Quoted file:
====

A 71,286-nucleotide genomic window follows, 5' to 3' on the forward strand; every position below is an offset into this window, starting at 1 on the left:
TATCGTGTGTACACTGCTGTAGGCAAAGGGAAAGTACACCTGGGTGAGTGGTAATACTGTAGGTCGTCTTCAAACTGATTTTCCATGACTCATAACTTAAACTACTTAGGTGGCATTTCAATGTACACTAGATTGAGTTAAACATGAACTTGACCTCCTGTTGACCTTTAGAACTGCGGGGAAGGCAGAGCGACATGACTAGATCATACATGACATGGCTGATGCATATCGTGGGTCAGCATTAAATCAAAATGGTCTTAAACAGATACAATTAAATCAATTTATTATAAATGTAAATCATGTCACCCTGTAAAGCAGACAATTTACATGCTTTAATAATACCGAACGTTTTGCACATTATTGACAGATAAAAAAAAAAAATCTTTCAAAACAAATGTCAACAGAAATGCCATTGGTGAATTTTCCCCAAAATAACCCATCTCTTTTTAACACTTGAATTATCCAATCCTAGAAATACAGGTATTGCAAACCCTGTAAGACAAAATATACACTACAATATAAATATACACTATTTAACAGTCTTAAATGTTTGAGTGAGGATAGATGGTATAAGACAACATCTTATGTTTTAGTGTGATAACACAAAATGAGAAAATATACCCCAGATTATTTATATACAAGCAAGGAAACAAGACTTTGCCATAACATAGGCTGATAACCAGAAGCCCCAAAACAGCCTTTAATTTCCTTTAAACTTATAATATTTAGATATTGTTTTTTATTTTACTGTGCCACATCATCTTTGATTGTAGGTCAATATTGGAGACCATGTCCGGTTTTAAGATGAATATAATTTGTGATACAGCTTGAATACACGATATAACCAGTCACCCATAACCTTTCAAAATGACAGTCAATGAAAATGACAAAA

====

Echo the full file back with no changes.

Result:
A 71,286-nucleotide genomic window follows, 5' to 3' on the forward strand; every position below is an offset into this window, starting at 1 on the left:
TATCGTGTGTACACTGCTGTAGGCAAAGGGAAAGTACACCTGGGTGAGTGGTAATACTGTAGGTCGTCTTCAAACTGATTTTCCATGACTCATAACTTAAACTACTTAGGTGGCATTTCAATGTACACTAGATTGAGTTAAACATGAACTTGACCTCCTGTTGACCTTTAGAACTGCGGGGAAGGCAGAGCGACATGACTAGATCATACATGACATGGCTGATGCATATCGTGGGTCAGCATTAAATCAAAATGGTCTTAAACAGATACAATTAAATCAATTTATTATAAATGTAAATCATGTCACCCTGTAAAGCAGACAATTTACATGCTTTAATAATACCGAACGTTTTGCACATTATTGACAGATAAAAAAAAAAAATCTTTCAAAACAAATGTCAACAGAAATGCCATTGGTGAATTTTCCCCAAAATAACCCATCTCTTTTTAACACTTGAATTATCCAATCCTAGAAATACAGGTATTGCAAACCCTGTAAGACAAAATATACACTACAATATAAATATACACTATTTAACAGTCTTAAATGTTTGAGTGAGGATAGATGGTATAAGACAACATCTTATGTTTTAGTGTGATAACACAAAATGAGAAAATATACCCCAGATTATTTATATACAAGCAAGGAAACAAGACTTTGCCATAACATAGGCTGATAACCAGAAGCCCCAAAACAGCCTTTAATTTCCTTTAAACTTATAATATTTAGATATTGTTTTTTATTTTACTGTGCCACATCATCTTTGATTGTAGGTCAATATTGGAGACCATGTCCGGTTTTAAGATGAATATAATTTGTGATACAGCTTGAATACACGATATAACCAGTCACCCATAACCTTTCAAAATGACAGTCAATGAAAATGACAAAA